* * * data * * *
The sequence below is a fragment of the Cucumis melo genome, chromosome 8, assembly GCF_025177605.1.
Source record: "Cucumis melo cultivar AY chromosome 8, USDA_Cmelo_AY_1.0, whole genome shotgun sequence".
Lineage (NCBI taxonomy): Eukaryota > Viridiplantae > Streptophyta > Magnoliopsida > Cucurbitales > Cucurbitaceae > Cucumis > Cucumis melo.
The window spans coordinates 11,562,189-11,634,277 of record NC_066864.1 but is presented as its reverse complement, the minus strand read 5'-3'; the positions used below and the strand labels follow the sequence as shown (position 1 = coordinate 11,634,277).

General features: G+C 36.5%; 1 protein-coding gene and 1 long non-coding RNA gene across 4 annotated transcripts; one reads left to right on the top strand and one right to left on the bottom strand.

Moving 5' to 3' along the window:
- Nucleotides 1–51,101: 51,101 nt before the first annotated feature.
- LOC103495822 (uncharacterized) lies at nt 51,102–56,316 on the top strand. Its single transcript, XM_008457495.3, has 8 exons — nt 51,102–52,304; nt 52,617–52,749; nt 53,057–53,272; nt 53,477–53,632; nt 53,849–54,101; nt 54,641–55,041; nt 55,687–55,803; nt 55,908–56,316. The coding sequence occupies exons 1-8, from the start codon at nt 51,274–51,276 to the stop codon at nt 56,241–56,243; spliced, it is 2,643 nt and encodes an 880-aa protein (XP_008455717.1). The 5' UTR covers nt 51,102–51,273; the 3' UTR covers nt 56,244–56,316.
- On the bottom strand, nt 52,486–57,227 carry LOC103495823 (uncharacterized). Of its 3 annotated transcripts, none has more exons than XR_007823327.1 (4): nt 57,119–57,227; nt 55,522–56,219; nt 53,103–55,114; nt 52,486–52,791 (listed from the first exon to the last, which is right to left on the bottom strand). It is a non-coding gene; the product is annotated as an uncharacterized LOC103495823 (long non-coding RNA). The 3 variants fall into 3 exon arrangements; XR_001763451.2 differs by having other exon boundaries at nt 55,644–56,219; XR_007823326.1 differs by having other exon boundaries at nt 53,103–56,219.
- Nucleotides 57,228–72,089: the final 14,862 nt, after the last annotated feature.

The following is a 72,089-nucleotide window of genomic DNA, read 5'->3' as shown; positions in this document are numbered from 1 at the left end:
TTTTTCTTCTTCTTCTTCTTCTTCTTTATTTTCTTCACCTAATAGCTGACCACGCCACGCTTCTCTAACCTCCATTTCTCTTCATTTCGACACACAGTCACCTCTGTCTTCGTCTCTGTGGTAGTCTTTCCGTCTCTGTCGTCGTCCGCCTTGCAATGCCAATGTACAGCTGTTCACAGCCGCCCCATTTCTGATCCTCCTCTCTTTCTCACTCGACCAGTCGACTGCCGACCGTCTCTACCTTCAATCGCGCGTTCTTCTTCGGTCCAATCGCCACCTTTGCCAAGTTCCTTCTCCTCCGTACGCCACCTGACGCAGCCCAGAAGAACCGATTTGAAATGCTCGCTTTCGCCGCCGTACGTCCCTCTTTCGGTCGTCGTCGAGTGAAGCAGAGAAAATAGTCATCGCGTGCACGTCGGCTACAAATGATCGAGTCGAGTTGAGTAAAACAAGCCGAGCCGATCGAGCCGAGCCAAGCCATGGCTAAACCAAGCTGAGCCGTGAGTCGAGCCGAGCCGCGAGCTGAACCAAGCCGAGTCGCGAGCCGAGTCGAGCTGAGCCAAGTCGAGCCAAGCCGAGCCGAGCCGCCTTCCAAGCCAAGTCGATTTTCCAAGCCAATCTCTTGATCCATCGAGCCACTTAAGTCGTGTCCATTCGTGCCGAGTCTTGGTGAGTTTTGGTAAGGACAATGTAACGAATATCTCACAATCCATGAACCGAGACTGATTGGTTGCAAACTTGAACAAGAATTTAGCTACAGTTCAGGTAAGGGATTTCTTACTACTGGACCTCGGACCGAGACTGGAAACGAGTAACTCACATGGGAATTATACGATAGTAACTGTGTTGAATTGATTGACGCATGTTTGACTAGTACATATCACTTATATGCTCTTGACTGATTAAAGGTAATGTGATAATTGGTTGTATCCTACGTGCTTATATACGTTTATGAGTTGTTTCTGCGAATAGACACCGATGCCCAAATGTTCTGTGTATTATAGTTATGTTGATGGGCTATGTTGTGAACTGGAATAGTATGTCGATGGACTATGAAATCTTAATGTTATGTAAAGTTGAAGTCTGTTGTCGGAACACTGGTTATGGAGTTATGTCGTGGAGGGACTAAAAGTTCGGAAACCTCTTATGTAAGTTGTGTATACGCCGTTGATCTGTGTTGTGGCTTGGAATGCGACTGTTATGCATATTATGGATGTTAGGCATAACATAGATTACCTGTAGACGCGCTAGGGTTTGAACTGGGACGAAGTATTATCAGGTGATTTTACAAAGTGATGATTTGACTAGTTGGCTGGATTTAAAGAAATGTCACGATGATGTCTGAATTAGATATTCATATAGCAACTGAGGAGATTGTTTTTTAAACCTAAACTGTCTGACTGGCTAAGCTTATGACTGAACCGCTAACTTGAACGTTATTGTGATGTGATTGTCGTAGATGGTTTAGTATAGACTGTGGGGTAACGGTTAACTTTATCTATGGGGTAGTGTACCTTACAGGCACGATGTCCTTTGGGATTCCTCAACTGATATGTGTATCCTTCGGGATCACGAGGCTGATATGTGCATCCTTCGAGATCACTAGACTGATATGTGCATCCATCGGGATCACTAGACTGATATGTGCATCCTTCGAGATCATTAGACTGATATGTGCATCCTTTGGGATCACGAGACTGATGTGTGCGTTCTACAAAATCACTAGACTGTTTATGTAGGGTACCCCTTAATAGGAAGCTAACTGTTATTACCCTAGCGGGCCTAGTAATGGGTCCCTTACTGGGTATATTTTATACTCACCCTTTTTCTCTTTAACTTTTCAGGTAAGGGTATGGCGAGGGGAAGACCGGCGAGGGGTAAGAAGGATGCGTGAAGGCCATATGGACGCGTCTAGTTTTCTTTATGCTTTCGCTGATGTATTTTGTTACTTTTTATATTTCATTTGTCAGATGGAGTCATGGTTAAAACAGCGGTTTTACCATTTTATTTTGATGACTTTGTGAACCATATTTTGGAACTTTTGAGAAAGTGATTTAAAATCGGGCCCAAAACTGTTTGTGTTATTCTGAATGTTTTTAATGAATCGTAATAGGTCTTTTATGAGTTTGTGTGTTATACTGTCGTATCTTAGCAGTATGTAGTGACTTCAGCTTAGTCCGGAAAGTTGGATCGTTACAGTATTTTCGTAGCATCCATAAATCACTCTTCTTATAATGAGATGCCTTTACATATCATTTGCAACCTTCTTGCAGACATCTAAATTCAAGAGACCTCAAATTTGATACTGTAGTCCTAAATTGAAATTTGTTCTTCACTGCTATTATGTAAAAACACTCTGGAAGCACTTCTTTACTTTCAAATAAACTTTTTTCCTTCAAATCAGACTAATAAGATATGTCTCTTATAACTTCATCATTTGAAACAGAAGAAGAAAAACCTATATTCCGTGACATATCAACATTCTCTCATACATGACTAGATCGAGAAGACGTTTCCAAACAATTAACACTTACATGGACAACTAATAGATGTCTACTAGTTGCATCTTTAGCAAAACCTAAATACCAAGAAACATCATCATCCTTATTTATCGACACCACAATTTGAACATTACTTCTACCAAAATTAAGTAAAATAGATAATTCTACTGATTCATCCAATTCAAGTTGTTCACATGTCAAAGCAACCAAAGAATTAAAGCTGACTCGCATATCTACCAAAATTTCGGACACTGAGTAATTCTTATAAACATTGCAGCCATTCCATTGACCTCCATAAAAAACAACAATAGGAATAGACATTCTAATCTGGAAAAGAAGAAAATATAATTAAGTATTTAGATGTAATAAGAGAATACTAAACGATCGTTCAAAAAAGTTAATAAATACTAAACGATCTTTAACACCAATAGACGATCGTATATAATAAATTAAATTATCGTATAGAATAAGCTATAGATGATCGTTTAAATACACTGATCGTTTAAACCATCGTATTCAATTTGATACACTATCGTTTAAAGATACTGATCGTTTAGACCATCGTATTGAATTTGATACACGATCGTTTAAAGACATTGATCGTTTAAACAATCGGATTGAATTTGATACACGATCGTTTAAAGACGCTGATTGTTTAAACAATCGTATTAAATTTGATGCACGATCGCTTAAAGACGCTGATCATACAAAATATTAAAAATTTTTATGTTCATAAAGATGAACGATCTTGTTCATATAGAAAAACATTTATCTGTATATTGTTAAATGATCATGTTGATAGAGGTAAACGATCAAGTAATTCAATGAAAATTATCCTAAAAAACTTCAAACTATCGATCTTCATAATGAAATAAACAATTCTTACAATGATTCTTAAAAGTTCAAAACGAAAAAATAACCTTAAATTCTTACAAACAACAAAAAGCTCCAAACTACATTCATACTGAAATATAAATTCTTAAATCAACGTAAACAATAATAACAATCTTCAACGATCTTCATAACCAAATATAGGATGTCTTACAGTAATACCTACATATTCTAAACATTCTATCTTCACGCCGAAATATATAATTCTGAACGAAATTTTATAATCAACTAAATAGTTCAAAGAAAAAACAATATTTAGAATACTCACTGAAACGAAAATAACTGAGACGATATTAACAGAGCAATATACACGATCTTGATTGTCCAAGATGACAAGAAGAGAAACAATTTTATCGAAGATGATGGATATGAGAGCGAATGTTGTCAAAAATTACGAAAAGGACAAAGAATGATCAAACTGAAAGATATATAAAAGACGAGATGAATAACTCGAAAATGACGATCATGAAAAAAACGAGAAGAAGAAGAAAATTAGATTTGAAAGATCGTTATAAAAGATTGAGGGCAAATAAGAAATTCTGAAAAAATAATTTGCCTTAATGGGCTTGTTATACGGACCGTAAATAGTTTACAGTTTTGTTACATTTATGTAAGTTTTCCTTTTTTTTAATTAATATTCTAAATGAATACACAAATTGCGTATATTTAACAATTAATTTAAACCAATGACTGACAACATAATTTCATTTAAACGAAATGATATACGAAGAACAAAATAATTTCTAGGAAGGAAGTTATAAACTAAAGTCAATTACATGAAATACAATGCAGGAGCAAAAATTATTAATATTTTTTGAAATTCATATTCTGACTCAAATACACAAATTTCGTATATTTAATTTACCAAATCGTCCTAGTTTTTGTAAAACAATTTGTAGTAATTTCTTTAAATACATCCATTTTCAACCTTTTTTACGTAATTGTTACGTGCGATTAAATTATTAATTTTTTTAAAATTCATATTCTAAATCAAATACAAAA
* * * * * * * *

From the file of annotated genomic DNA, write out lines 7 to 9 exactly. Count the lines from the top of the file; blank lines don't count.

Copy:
- Nucleotides 1–51,101: 51,101 nt before the first annotated feature.
- LOC103495822 (uncharacterized) lies at nt 51,102–56,316 on the top strand. Its single transcript, XM_008457495.3, has 8 exons — nt 51,102–52,304; nt 52,617–52,749; nt 53,057–53,272; nt 53,477–53,632; nt 53,849–54,101; nt 54,641–55,041; nt 55,687–55,803; nt 55,908–56,316. The coding sequence occupies exons 1-8, from the start codon at nt 51,274–51,276 to the stop codon at nt 56,241–56,243; spliced, it is 2,643 nt and encodes an 880-aa protein (XP_008455717.1). The 5' UTR covers nt 51,102–51,273; the 3' UTR covers nt 56,244–56,316.
- On the bottom strand, nt 52,486–57,227 carry LOC103495823 (uncharacterized). Of its 3 annotated transcripts, none has more exons than XR_007823327.1 (4): nt 57,119–57,227; nt 55,522–56,219; nt 53,103–55,114; nt 52,486–52,791 (listed from the first exon to the last, which is right to left on the bottom strand). It is a non-coding gene; the product is annotated as an uncharacterized LOC103495823 (long non-coding RNA). The 3 variants fall into 3 exon arrangements; XR_001763451.2 differs by having other exon boundaries at nt 55,644–56,219; XR_007823326.1 differs by having other exon boundaries at nt 53,103–56,219.